MLOps Conference

MLOps Conference

On DataOps, productionizing ML models, and running experiments at scale.



Vishal Gupta


Jupyter to Jupiter : Scaling multi-tenant ML Pipelines

Submitted May 22, 2021

A brief talk summarising the journey of an ML feature from a Jupyter Notebook to production. At Freshworks, given the diverse pool of customers using our products, each feature has dedicated models for each account, churning out millions of predictions every hour. This talk shall encompass the different tools and measures we’ve used to scale our ML products. Additionally, I’ll also be touching upon Apache Airflow, a workflow management platform and how we’ve used it to automate and parallelise various segments of our ML pipeline.


  1. Introduction [3 minutes]
    a. About myself
    b. Challenges of a multi-tenant ML pipeline
    c. Role of a Data Scientist vs an ML Engineer
  2. Incentives to scale your pipeline [5 minutes]
    a. Reducing turnaround time (real-time vs batch-wise)
    b. Increasing availability & adhering to SLA
    c. Enabling diverse customers to use your ML features
    d. Automating workflows
  3. Brief Intro to Airflow [5 minutes]
    a. Why not cron?
    b. DAGs, Tasks and Operators
    c. Executors: LocalExecutor, CeleryExecutor, KubernetesExecutor
    d. Controls: Task Pools, Queues and Scheduling rules, Parallelism, etc.
    e. Reasons to avoid Airflow
  4. Scaling different parts of an ML pipeline [15 minutes]
    1. Data Ingestion and preprocessing
      a. Data pipelines at Freshworks
      b. Aggregating different types of data from different sources (be it streams, databases or S3)
      c. One datastore may not work all types of data
      d. Fetching at different intervals, without adding too much load
      e. Cleaning data before insertion to optimise storage
      f. Optimising preprocessing layers to adapt to the rate of incoming data
    2. Model Training, Evaluation and Deployment
      a. Offline ML platform & workflows at Freshworks
      b. Periodically training model to adapt to recent data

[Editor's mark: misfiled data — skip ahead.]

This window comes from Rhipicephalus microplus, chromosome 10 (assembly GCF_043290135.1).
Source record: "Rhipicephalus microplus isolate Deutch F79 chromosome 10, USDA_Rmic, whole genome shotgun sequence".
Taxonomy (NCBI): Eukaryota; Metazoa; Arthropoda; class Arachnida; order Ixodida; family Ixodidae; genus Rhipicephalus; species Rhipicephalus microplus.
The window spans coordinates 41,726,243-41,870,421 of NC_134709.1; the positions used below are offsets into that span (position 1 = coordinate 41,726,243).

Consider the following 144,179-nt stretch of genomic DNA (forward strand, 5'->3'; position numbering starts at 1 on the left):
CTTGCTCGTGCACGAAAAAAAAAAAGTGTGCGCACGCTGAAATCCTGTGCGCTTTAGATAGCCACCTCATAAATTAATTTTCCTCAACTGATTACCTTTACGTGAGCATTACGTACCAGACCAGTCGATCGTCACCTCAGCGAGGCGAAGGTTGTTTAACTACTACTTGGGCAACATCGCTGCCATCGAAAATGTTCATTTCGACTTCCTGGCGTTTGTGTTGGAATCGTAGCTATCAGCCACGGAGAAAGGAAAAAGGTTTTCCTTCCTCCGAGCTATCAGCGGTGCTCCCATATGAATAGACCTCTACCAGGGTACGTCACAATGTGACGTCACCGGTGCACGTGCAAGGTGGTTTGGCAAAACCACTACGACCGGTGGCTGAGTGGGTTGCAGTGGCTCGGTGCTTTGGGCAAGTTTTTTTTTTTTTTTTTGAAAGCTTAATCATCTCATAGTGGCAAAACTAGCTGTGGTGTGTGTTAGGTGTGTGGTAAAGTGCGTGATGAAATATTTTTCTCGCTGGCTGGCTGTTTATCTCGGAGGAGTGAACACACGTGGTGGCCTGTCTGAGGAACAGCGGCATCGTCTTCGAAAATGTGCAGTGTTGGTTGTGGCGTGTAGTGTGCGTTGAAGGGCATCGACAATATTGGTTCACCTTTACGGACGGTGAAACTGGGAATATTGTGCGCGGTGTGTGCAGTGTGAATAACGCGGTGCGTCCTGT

c. Including customer-specific rules and features
      d. Hyper-parameter tuning
      e. Leveraging spark clusters to train faster
      f. Evaluating models and monitor metrics over time
      g. Maintaining model versioning to revert to older versions as a fallback
    3. Prediction, Back-filling and Interpretability
      a. Online ML platform & workflows at Freshworks
      b. Should be capable of scaling to handle more customers
      c. Avoid single point of failure with distributed execution
      d. Establishing back-filling pipelines if historic predictions are of importance
      e. Capturing and handling errors without disrupting the entire workflow
      f. Setting up alerts to identify engineering and data science anomalies
      g. Provide interpretable insights to justify predictions to stakeholders
    4. Misc. engineering practices
      a. Planning before execution : Be it a new module or picking a tool.
      b. Functional testing : Ensuring offline and online pipelines are on par
      c. Application Security : Build data pipelines keeping regulations in mind
      d. Documentation : Add docstrings, setup & deployment instructions and an elaborate README

Key Takaways :

  1. Building a multi-tenant ML pipeline to serve a diverse user base
  2. Tips, hacks and practises for scaling different parts of an ML pipeline
  3. Leveraging Airflow to accomplish the above
  4. Potential bottlenecks and issues one might face while solving the above


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